Mental health services, tobacco control programs must work together to encourage smoking cessation

Published on November 7, 2013 at 6:46 AM · No Comments

Persons with mental illness account for more than one-third of adult smokers in the United States and despite a decline in tobacco use during the past five decades, there has been no change in the smoking rate for patients with poor mental health. To combat reliance on tobacco in mental health populations, experts agree that mental health services and government-sponsored tobacco control programs must work together to improve education and access to smoking cessation programs.

"Historically, mental health care has operated separately from general medical practices where collaborations exist to strongly encourage smoking cessation in typical patient populations," said Jill M. Williams, MD, professor of psychiatry at Rutgers Robert Wood Johnson Medical School.

The result of this disconnect, according to Dr. Williams, has left smokers with disparities to become the dominant group of smokers in the United States. This includes smokers with mental illness, as well as other addictions and the very poor. "Disparities research indicates we need tailored strategies to effect these remaining populations of smokers," she said.

In a Viewpoint piece published Online First on October 30 in the Journal of the American Medical Association Psychiatry, Williams said partnerships between mental health providers and state or county tobacco control programs benefit patients, providers and programs. For patients, smoking cessation improves their health by reducing the impact of smoking-related illnesses. This, in turn, lowers costs in treating those illnesses.

"The paradox is that we still pay for the heart disease and cancer that these smokers develop so it makes more sense to help them stop smoking," explained Williams, who recently became chair of New Jersey Breathes, a coalition working for a tobacco-free New Jersey. "We must recognize that smoking has not disappeared, but has become a vital issue for New Jersey's most vulnerable citizens, just as it has nationwide. We need the types of prevention and cessation services that existed when New Jersey had a Comprehensive Tobacco Control Program."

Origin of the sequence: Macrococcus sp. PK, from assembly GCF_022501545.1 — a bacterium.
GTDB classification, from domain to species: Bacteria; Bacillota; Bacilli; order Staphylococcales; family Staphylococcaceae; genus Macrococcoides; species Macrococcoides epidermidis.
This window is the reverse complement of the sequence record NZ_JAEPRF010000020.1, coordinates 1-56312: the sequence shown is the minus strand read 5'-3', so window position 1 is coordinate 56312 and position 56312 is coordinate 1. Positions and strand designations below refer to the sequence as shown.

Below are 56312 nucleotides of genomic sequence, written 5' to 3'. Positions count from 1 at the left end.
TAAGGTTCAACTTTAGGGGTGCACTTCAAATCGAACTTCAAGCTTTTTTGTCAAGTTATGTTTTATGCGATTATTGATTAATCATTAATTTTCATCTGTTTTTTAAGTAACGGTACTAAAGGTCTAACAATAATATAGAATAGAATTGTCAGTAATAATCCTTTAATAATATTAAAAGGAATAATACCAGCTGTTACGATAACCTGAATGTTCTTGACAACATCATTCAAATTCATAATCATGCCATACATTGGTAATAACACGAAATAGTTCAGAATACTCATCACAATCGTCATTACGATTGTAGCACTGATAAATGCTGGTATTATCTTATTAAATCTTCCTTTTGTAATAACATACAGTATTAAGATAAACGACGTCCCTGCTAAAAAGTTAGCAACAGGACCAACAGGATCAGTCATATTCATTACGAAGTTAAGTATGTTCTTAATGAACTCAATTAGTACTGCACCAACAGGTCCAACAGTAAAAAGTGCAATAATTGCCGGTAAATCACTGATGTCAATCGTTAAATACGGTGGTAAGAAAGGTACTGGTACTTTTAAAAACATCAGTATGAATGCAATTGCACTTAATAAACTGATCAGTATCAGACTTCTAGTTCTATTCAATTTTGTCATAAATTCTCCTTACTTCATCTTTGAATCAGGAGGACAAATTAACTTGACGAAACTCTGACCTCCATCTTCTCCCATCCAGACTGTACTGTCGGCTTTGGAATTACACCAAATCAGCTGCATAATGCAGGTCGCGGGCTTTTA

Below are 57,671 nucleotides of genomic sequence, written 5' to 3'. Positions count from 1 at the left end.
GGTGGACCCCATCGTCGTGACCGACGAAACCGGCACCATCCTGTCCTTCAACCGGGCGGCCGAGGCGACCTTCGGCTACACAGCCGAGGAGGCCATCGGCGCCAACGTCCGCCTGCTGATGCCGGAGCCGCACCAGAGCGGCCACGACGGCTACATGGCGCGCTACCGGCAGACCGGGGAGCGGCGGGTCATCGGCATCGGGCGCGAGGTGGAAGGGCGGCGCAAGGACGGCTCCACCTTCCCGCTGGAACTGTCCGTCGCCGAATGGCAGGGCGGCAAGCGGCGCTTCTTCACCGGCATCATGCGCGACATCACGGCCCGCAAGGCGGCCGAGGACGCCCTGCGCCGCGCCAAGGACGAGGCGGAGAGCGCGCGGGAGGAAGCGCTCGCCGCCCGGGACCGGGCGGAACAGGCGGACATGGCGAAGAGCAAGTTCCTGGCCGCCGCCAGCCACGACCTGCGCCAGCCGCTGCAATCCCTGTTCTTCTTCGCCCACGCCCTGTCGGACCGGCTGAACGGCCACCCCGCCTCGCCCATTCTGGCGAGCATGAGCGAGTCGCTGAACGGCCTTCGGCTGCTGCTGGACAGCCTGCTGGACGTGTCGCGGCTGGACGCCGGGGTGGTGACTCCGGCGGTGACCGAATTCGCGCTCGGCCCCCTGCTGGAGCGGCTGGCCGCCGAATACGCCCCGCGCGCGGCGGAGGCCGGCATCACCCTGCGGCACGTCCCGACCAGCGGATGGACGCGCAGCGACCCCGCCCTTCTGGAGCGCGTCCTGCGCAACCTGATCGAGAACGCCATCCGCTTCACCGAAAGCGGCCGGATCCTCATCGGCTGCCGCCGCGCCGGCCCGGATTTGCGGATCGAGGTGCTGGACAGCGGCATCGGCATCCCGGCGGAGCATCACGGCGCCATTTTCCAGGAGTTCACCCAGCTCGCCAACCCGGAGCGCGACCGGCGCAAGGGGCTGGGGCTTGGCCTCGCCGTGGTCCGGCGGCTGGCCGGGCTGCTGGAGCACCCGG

New Jersey eliminated its program in 2010 due to budget cuts leaving millions of smokers without options. Williams cites comprehensive state-run tobacco programs in California and Massachusetts, which have resulted in savings in health care in less than five years. New Jersey nets more than 700 million dollars every year in taxes from cigarettes yet doesn't designate any of that money to be used for programs to help smokers.

In the Viewpoint piece, Williams, along with Jeffrey G. Willet, PhD, from Kansas Health Foundation and Gregory Miller, MD, MBA, from the New York State Office of Mental Health, underscore the benefits to patients noting that collaborative efforts increase opportunities for prevention and wellness services, and broaden access through clinical care. Whereas, the treatment for tobacco dependence has typically been delivered in primary care settings, linking mental health facilities with state and county tobacco control programs allows smoking cessation education to be incorporated into counseling and encourages mental health providers to promote tobacco quit programs during face-to-face interactions with patients.

Likewise, tobacco control programs, already leaders in advocacy, can emphasize the need for smoking cessation programs and policies that focus specifically on underserved populations, including individuals with mental health illness.

For healthcare providers, integrated programs could provide strategies for improving Medicaid reimbursement of tobacco treatment services. Medicaid is the primary health insurer for persons with mental illness in the U.S. and mental health providers can utilize their experience with Medicaid to expand tobacco treatment through partnerships with tobacco control programs.

"Ultimately, coordinated efforts can strengthen and expand treatment programs, control healthcare costs, and improve the well-being of individuals with mental illness and other disparate populations, which have limited access to smoking cessation options," said Williams.

Source:

Rutgers Robert Wood Johnson Medical School

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